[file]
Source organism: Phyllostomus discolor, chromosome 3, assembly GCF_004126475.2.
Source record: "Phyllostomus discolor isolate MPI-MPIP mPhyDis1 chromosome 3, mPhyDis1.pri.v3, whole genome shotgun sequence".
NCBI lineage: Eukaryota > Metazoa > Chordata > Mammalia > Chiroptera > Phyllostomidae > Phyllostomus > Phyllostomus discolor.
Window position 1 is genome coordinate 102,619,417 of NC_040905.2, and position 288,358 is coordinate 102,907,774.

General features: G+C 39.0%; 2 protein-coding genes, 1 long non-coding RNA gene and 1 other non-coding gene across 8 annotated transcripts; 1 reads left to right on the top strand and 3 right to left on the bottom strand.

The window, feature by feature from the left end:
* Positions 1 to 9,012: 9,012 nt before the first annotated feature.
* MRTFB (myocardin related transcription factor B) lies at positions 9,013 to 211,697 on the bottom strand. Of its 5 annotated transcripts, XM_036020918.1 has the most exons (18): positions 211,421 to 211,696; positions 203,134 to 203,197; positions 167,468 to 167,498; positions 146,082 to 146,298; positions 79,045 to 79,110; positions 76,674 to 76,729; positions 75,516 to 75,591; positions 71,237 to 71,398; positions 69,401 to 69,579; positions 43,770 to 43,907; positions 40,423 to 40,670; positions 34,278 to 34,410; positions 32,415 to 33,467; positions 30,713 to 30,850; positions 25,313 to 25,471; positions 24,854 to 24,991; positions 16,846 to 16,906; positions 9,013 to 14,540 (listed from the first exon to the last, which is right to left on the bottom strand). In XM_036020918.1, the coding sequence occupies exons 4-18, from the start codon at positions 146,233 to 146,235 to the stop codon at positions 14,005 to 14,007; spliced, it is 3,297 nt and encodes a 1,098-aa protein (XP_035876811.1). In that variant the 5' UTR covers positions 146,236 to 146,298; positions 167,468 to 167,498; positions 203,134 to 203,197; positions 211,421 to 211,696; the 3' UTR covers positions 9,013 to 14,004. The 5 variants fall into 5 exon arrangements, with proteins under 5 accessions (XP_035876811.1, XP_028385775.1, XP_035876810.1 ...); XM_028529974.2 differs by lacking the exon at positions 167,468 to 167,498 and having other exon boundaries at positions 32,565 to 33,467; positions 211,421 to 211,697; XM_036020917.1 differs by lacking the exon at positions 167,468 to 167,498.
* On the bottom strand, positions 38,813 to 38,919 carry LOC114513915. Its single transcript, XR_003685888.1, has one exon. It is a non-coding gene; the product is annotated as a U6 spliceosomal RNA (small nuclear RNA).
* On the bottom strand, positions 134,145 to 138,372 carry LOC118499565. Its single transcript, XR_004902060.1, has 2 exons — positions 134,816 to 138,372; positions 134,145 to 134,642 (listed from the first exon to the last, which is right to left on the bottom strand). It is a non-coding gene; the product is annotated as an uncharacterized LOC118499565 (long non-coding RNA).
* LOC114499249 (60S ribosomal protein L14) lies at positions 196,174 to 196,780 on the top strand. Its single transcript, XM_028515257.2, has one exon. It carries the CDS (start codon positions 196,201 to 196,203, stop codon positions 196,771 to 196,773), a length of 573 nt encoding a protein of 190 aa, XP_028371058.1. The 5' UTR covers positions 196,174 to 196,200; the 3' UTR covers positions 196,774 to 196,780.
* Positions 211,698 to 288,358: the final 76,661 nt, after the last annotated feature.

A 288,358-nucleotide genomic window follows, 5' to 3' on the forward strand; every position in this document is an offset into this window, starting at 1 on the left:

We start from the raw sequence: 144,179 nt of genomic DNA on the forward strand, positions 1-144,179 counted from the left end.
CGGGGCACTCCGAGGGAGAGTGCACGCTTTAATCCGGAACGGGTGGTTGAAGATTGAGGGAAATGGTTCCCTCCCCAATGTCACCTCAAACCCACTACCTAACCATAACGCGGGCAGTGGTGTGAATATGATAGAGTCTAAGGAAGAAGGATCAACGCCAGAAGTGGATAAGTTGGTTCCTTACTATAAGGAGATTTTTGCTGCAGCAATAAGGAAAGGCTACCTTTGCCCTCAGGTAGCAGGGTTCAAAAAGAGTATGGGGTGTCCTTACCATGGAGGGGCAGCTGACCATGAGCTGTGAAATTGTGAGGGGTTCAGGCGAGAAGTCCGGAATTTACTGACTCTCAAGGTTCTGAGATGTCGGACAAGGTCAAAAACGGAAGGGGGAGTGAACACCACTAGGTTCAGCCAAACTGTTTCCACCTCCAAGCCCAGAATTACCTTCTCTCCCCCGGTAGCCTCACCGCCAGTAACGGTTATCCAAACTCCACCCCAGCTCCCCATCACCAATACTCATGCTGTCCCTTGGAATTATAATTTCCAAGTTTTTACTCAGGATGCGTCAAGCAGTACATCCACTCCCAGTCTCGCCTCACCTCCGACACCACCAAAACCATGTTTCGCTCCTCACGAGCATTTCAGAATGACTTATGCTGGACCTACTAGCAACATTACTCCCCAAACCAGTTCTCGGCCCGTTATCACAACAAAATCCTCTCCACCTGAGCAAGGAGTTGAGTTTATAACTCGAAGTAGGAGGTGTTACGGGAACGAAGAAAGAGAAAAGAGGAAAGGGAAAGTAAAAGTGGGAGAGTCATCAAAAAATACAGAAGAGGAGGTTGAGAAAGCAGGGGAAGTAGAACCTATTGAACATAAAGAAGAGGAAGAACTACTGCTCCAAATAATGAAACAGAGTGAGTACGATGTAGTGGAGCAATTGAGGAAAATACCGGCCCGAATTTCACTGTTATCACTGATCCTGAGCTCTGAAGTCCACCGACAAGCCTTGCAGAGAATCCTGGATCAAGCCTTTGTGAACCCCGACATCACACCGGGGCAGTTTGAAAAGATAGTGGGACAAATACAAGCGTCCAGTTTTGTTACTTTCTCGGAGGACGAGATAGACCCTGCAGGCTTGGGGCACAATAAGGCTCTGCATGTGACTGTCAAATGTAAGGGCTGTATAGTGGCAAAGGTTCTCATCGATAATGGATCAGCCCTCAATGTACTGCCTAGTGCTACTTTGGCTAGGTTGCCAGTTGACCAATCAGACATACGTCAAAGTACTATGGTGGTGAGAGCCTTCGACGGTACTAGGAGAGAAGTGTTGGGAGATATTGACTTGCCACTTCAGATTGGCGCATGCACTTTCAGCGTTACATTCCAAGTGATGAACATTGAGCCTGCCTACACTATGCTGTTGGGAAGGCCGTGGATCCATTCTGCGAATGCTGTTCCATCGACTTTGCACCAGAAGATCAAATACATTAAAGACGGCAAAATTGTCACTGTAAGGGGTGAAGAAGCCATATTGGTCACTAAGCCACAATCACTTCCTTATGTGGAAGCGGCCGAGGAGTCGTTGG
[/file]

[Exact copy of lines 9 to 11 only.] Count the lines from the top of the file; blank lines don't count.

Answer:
* On the bottom strand, positions 38,813 to 38,919 carry LOC114513915. Its single transcript, XR_003685888.1, has one exon. It is a non-coding gene; the product is annotated as a U6 spliceosomal RNA (small nuclear RNA).
* On the bottom strand, positions 134,145 to 138,372 carry LOC118499565. Its single transcript, XR_004902060.1, has 2 exons — positions 134,816 to 138,372; positions 134,145 to 134,642 (listed from the first exon to the last, which is right to left on the bottom strand). It is a non-coding gene; the product is annotated as an uncharacterized LOC118499565 (long non-coding RNA).
* LOC114499249 (60S ribosomal protein L14) lies at positions 196,174 to 196,780 on the top strand. Its single transcript, XM_028515257.2, has one exon. It carries the CDS (start codon positions 196,201 to 196,203, stop codon positions 196,771 to 196,773), a length of 573 nt encoding a protein of 190 aa, XP_028371058.1. The 5' UTR covers positions 196,174 to 196,200; the 3' UTR covers positions 196,774 to 196,780.